The World Upside-Down: Absurdities, Inversions, and Alternate Realities
Keynote Speaker: Patrick R. Crowley (University of Chicago)
In an era of ‘fake news’ and ‘alternative facts’ it can seem like no form of media should be entirely trusted. While these issues are a modern problem, exacerbated by the unprecedented rise of social media, evidence from the ancient world produces a similar ‘truthiness’: an upside-down world or alternate reality that is latent, barely below the surface of the present and just beyond the borders of civilization and norms. Unlike utopias, which are placeless or displaced, many of these imagined dystopic or feigned worlds are presented as dangerously close to their contemporaries.
We invite papers from graduate students working across disciplines related to the ancient world––and interdisciplinary approaches are encouraged––for a conference that will explore the relationships between fact and fiction, order and chaos. From representations of alternate realities in ancient drama, painting, and sculpture, to disparate histories and archaeological evidence, we hope to discuss the motivations behind, and effects of, the absurd, inverted, and alternative.
We will consider papers in any field pertaining to the ancient Mediterranean and its surrounding regions, including Egypt, the Near East, Anatolia, and the expanses of the Roman Empire, falling within the period spanning from the Bronze Age to Late Antiquity.
Potential topics could include:
- Parodies of social norms or myths; visions of dystopia in any media
- Humorous, didactic, or bleak exaggerations or distortions of reality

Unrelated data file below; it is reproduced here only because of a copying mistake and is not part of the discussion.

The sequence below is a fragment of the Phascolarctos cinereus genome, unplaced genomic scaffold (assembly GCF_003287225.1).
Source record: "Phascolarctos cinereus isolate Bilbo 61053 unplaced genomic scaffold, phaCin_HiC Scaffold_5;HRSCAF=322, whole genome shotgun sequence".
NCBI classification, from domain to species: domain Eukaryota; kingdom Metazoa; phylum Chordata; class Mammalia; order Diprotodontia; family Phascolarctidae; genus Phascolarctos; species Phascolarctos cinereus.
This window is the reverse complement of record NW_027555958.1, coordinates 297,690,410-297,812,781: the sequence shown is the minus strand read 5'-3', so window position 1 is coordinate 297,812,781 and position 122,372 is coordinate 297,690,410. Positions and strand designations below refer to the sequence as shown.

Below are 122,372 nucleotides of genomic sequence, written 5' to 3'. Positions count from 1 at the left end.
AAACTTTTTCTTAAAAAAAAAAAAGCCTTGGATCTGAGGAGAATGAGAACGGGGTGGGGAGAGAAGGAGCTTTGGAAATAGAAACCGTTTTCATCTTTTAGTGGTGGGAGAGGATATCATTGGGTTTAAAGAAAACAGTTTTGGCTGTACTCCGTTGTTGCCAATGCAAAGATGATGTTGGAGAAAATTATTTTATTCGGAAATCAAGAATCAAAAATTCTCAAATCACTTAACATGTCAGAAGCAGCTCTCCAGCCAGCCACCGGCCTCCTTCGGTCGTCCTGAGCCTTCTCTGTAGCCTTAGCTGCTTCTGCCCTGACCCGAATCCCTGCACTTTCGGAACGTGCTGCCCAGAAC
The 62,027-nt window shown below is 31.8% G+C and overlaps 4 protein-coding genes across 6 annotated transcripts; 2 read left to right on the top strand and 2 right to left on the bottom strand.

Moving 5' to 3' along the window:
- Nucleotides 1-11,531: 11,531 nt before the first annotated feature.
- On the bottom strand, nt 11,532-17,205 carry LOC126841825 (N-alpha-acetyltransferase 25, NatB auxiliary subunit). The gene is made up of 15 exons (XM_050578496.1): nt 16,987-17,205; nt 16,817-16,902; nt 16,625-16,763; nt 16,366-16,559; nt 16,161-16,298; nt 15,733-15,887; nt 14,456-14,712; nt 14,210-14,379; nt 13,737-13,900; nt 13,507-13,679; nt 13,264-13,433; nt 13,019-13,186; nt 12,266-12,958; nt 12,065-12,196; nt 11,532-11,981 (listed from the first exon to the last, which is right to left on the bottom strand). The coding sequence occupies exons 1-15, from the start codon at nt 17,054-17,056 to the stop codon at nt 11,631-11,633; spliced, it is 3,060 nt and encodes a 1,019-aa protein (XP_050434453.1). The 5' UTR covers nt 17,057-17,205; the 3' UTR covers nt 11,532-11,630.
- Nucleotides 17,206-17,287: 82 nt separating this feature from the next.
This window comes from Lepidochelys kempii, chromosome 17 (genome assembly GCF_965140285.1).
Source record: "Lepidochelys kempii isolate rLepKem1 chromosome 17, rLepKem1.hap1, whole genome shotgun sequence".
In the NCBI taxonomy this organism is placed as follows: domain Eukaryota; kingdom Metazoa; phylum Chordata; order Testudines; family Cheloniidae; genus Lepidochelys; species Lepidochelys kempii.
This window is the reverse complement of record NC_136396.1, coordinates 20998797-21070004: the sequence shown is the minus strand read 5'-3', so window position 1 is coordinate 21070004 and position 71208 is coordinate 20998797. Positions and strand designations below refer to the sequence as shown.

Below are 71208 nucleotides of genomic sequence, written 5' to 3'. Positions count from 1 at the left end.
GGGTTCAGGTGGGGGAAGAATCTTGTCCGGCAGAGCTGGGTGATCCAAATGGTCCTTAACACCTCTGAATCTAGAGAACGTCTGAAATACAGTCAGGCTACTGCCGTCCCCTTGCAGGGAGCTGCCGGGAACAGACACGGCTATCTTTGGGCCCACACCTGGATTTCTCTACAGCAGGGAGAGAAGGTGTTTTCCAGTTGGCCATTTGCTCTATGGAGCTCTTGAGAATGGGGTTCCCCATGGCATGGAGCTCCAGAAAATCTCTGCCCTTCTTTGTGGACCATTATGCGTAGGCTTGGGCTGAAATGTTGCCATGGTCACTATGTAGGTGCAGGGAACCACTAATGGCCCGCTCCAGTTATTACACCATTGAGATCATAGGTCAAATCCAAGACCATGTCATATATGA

- Intrusion or inclusion of ‘outsiders’/‘others’ or inversions of gender roles
- Intentional falsehoods, perversions, or omissions of facts, events, truths, etc. (e.g. imperial art and architecture as propaganda; Plutarch’s On the Malice of Herodotus)
- Reuse, erasures, and/or destructions of media to support ‘alternative facts’
- Political or philosophical theory concerning the preconditions of civic disorder/chaos
- Religious or ritual interventions (e.g. curse tablets, incubation/healing cults, oracular questions, the Lydian confession stelai)
- Ancient reception that serves to either reveal inherent disparities in or alter its source material (e.g. Plutarch’s Lives, Pausanias’ consideration of alternative versions of the same narrative)
- The power of nonsensical/untrue performative utterances
Abstracts of no more than 300 words should be emailed to firstname.lastname@example.org no later than May 4th, 2019. In the body of your email, please include your name, institution, contact information, and the title of your abstract. The abstract should be anonymous and sent as an attachment. Papers should be no longer than 20 minutes in length in order to accommodate questions.